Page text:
Tag Archives: Literary Magazines


“I never desire to converse with a man who has written more than he has read.”

                                                 –Samuel Johnson

“There are worse crimes than burning books. One of them is not reading them.”

                                                 –Joseph Brodsky

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What passes?

Never were days yet called two,

But one night went betwixt.

                 –Thomas Campion

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Enter Title Here

“Prose is the written form of deliberate expression, a medium that can become an art. Whereas speech is halting, comes in fragments, repeats, puts qualifiers after the idea, and often leaves it half expressed, prose aims at organized thought in complete units. The qualifiers of each idea often come before or during its exposition, as required by clarity, the sound of the words, or their rhythm.”


“Good prose means hard work; as a modern practitioner put it, it is ‘heavy lifting from a sitting position.'”

                                                                                                  –Jacques Barzun

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What day is it? Not Adam’s.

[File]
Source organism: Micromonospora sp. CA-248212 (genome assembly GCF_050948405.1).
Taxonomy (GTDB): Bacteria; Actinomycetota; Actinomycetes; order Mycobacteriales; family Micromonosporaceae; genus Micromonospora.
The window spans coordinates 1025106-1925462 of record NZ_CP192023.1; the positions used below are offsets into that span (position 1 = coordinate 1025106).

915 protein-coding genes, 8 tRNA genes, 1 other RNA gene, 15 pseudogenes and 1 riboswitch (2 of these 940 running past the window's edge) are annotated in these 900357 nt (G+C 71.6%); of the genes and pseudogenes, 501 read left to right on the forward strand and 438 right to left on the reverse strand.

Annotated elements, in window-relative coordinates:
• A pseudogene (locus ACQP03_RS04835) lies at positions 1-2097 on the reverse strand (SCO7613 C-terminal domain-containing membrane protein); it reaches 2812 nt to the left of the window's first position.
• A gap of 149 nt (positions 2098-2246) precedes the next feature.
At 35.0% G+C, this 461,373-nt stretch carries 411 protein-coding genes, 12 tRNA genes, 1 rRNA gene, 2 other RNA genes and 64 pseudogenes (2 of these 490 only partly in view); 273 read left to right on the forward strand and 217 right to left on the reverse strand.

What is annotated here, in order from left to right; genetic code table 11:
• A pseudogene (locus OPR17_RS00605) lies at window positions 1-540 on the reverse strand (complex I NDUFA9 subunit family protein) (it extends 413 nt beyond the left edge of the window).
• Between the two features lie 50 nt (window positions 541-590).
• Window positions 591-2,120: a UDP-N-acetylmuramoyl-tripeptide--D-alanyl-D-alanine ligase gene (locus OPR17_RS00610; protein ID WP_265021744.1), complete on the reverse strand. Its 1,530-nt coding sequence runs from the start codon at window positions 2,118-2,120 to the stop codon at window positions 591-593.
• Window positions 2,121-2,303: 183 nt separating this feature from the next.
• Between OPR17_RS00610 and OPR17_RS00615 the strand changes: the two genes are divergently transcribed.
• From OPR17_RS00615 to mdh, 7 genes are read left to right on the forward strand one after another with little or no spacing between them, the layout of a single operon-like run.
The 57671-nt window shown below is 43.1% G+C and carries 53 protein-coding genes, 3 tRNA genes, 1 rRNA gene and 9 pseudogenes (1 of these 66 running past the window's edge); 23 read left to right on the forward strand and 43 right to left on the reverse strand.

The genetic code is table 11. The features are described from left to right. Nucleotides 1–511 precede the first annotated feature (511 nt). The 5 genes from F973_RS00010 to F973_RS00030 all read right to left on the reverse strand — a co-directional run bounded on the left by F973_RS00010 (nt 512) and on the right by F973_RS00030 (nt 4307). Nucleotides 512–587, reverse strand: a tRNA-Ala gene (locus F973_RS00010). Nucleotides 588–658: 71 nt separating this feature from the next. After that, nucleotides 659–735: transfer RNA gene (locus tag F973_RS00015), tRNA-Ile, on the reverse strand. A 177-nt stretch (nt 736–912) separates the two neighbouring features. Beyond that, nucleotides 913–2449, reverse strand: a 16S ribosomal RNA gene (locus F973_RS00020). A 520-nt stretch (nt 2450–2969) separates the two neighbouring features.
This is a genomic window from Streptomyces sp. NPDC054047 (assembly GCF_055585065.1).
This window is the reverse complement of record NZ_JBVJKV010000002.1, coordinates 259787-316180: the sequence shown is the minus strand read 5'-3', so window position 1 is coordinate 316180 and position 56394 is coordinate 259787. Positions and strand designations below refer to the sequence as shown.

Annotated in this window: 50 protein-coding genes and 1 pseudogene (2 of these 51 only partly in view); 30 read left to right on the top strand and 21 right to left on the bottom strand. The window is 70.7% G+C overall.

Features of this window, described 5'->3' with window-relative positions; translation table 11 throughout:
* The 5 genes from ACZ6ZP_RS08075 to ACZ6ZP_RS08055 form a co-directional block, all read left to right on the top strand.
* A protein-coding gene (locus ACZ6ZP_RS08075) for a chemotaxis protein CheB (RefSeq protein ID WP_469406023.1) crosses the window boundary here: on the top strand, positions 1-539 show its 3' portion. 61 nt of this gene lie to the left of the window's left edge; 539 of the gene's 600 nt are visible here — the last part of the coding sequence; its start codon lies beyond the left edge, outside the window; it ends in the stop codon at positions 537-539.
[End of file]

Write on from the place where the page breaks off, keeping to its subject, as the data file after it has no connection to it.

“The sensibility of man to trifles, and his insensibility to great things, indicates a strange inversion.”


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Simon Says

“Don’t think any intelligent person is going to be deceived when you try to shirk all the difficulties of the unspeakably difficult art of good prose by chopping your composition into line lengths.”

                                                                                                –Ezra Pound

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Please include a brief bio…

“I must confess to lifelong boredom with the main purpose of literary biography: the Life as opposed to the Work, which is, after all, all. I have also never had the slightest interest in knowing on whom a writer has based the character of Jeff, say, and should Jeff’s affair with Jane be just like a real-life one with Gladys, I feel gravity tugging at the volume in my hand. It makes not the slightest difference whether or not one knows a writer’s raw material because it is what he does with the stuff of his life that matters, and how he does it is to be found in the surviving words not in long since made beds.”

                                                                                                    –Gore Vidal


“We appreciate the chance to read your work…”

“Those brought up on the passive pleasures of films and television find the act of reading anything at all difficult and unrewarding.”

                                                                                                 –Gore Vidal

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“The hardest thing in the world to do is to write straight honest prose on human beings. First you have to know the subject; then you have to know how to write. Both take a lifetime to learn…”

                                                                               –Ernest Hemingway